Acclaimed artist Joy Gerrard lives and works in Belfast. She graduated with a BA from NCAD, Dublin and an MA and MPhil from the Royal College of Art, London. Gerrard is known for work that investigates different systems of relations between crowds, architecture and the built environment, archiving and painstakingly recreating images of political demonstrations from around the world.

These mass marches, sourced from the media, include Trump Resistance, Occupy movement, Arab Risings, Black Lives Matter, Women's March amongst many more.

Joy's work features in the Living Canvas programme, Stories of Home and Valour, that runs at Wilton Park, Dublin, as part of this year's Brigid Festival, from February 1st - 6th 2023 - find out more here.

We asked Joy for her choice cultural picks...

FILM

We're always looking for things to watch with our three children. This is becoming more of a struggle as the kids are thirteen and fifteen and there are very disparate opinions. At Christmas we watched Elvis by Baz Luhrman and we all loved it. This is a brilliant portrait of the musician, his relationships and the times he lived in. It’s very poignant and emotional too - and obviously, the music is great.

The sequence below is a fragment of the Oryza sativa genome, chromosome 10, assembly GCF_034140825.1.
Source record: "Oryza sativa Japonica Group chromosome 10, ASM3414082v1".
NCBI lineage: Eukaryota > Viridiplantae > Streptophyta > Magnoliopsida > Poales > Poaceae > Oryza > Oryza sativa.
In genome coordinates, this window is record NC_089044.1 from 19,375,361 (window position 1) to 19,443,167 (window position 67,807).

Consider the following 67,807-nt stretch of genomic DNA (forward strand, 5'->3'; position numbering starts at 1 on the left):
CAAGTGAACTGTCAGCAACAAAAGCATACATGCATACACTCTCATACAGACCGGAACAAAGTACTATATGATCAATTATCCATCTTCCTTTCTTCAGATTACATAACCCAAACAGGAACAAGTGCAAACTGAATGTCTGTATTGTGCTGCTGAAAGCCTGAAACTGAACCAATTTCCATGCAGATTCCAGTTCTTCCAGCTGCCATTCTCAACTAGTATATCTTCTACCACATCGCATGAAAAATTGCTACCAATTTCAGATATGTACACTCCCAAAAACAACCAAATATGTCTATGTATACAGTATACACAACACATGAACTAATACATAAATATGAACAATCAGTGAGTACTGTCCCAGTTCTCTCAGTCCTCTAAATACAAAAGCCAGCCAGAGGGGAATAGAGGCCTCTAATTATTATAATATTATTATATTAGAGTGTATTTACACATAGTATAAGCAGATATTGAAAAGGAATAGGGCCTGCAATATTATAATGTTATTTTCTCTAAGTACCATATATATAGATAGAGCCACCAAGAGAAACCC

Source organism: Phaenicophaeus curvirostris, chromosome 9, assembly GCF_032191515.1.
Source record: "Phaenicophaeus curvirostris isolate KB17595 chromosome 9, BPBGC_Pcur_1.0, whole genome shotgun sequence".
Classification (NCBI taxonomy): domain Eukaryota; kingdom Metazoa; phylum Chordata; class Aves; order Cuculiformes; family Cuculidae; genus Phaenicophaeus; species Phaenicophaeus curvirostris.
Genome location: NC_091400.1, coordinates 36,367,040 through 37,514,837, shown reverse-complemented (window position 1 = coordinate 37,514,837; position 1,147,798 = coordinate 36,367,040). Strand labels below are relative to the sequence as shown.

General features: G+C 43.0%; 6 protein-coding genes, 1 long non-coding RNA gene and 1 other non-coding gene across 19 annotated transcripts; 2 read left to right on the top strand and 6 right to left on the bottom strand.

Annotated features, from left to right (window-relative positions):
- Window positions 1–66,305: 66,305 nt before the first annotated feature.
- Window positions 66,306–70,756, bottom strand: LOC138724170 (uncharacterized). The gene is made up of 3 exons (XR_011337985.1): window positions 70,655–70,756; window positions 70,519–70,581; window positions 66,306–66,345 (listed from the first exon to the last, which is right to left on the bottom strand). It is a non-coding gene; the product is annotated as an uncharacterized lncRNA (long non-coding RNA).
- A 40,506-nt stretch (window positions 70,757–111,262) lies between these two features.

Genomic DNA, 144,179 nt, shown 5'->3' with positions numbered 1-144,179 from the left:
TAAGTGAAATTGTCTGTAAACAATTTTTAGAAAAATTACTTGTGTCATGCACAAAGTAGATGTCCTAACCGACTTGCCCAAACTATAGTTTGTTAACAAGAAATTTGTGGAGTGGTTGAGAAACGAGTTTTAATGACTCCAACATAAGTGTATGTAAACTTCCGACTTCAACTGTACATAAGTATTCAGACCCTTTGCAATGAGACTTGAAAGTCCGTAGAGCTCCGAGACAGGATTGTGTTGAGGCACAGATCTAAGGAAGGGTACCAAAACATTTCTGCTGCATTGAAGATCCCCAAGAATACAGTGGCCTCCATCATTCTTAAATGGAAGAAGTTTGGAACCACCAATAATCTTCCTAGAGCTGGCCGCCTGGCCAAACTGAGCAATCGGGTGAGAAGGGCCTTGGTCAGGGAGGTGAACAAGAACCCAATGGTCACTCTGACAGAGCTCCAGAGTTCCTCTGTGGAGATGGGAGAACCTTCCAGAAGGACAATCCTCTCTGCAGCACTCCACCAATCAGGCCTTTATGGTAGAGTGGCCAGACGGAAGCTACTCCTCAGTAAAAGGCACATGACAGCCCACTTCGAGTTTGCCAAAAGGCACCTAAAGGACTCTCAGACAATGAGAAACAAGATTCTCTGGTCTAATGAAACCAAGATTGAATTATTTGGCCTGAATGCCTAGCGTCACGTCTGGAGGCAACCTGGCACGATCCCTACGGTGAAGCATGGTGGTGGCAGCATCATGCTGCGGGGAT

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MUSIC

I always listen to music while I’m painting, and it ranges from classical to techno depending on what 'bit’ or stage of the painting I’m at. I listen mostly to a range of female vocalists. My friend Conor Horgan introduced me to Ane Brun while we were both on residency in Paris, and I find her very soothing for when I’m working on a complex section that needs focus. I also listen to Mary Coughlan, Sinead O’Connor, Alison Moyet and Eurythmics. My daughter loves Lana del Ray and the Arctic Monkeys, and they creep into my studio playlist too.

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MUSIC

Surrender by Bono. My husband gave me this book for Christmas and it’s great. Bono is a fluent and engaging writer and I’m finding his essays engaging and a fascinating portrait of the Ireland he grew up in. While researching issues for my current show I’ve also been reading Law and Disorder by Illan Rua Wall, published by Routledge. I’d quite like to absorb this book by osmosis and be able to quote from it at will. It’s a complex analysis of protest, legality and the affects of crowds and is so relevant to my work. Another book I read while working on this show is by barrister Harriet Johnson, entitled Enough is Enough: The Violence Against Women and How to End It. This is a searing indictment of the legal system and how criminal justice fails women again and again. It’s empowering too, because it offers clear rationales and arguments for change.

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THEATRE

I love theatre but don’t go enough. I wish I had the time to go more. However, I did see director Caitríona McLaughlin’s Translations at the Lyric in Belfast last Summer. The set, lighting and performances were brilliant; and it felt very contemporary and relevant.